Though there’s room for improvement, the existing queer community in Santa Fe is beautiful and thriving, and should be acknowledged.
The founder of Sunflower “Farmers Market,” Mike Gilliland, was quoted saying, “our customers…want value and don’t care if that food is natural, organic or what." I think a lot of Santa Feans do care if their food is natural, organic...or WHAT?
Sunflower is the worst case of green washing since hybrid SUV’s that get 19 mpg. Is it really a farmers market? Is there really value in selling your community artificial flavors and hydrogenated oil? Circus peanuts and liquor?
There ARE other grocers in town that offer affordable natural foods. Let’s not fall for the used-car fever pitch, balloons and flag flapping hype.
It reminds me of that saying, “If your grocery store has a natural foods section, how do they explain the rest of the store?”
SouthSide Santa Fe
Workers, Rise up
Zane Fischer’s “Bull Markets” was interesting for what it said and more for what it did not say.
About Sunflower Farmers Market, he did not mention the large picket sign outside. The carpenters’ union is protesting Sunflower’s unwillingness to meet area labor standards when it hires substandard wage contractors.
About Whole Foods, he did not mention that its CEO is using his money and position to lead the fight against single-payer national health insurance or that he is also a leading union buster.
Yet the parking lots of these markets are full of hybrids and fancy imports sporting pristine Obama for president stickers.
Liberals! Going green and organic and fair trade and saving the planet while helping to screw the working class. Listen, if you can’t get it at Trader Joe’s, [La Montañita] Co-op or the Farmers Market, you probably don’t need it anyway.
I remember the [Industrial Workers of the World], and I think the old Wobblies had it right: The workers can only be freed by the workers themselves!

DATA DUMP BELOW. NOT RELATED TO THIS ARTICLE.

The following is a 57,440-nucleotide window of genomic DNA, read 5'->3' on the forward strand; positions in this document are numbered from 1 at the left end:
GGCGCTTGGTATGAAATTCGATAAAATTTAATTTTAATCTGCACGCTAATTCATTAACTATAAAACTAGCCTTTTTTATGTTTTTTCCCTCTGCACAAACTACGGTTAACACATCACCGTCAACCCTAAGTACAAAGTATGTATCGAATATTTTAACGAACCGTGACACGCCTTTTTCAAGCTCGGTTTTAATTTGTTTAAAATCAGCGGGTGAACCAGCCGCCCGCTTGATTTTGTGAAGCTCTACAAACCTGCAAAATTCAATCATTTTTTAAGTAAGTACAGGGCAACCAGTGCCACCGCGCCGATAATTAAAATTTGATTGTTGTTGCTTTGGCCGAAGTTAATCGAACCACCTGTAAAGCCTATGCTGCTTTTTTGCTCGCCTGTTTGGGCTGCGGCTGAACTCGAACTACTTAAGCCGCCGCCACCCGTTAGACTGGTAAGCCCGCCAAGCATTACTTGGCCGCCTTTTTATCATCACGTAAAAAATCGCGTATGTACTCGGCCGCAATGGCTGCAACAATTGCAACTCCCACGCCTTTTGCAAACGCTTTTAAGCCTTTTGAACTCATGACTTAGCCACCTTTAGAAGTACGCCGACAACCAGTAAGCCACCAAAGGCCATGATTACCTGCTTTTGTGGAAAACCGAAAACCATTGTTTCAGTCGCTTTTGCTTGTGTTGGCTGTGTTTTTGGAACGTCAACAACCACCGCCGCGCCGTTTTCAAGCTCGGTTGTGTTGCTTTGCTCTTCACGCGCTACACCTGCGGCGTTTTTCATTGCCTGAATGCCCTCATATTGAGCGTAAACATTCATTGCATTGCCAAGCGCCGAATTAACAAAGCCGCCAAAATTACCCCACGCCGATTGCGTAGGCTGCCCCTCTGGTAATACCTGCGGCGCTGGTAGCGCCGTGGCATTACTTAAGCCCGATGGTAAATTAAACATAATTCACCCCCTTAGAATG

I’m left in a state of mild shock by the article on the Sunflower Farmers Market opening and Santa Fe’s alternative-food-market scene. Frankly I’ve never seen Whole Foods as such a hot singles scene to wonder if they might sell vials of Caverject under the checkout counters. And then to read Sunflower’s founder/CEO Mike Gilliland say he’s after “crossover” customers who might be “natural-foods-curious.” Hmm. And that Ziggy’s International Market carries pestles big and textured enough to be described as “ribbed for pleasure.” Does all this mean that we can expect to see Squeaky Fromme cruising Santa Fe organic market aisles now that she’s out on parole?
Richard Dean Jacob
Picking Up Papers
Thank you for bringing on John Photos. I recently took a hiatus from reading the Reporter because my favorite section was filled with fluff and poor writing. But now I have new reason to read my favorite weekly mag. It’s nice to pick up an issue to find a writer who can communicate something real and meaningful about art, who is willing to enter into new and strange experience as a person and writer/critic—“Unmade in the USA”—and whose writing keeps me reading rather than forces me to throw the paper to the ground in frustration and disgust. WELCOME, John! I’m glad you’re around.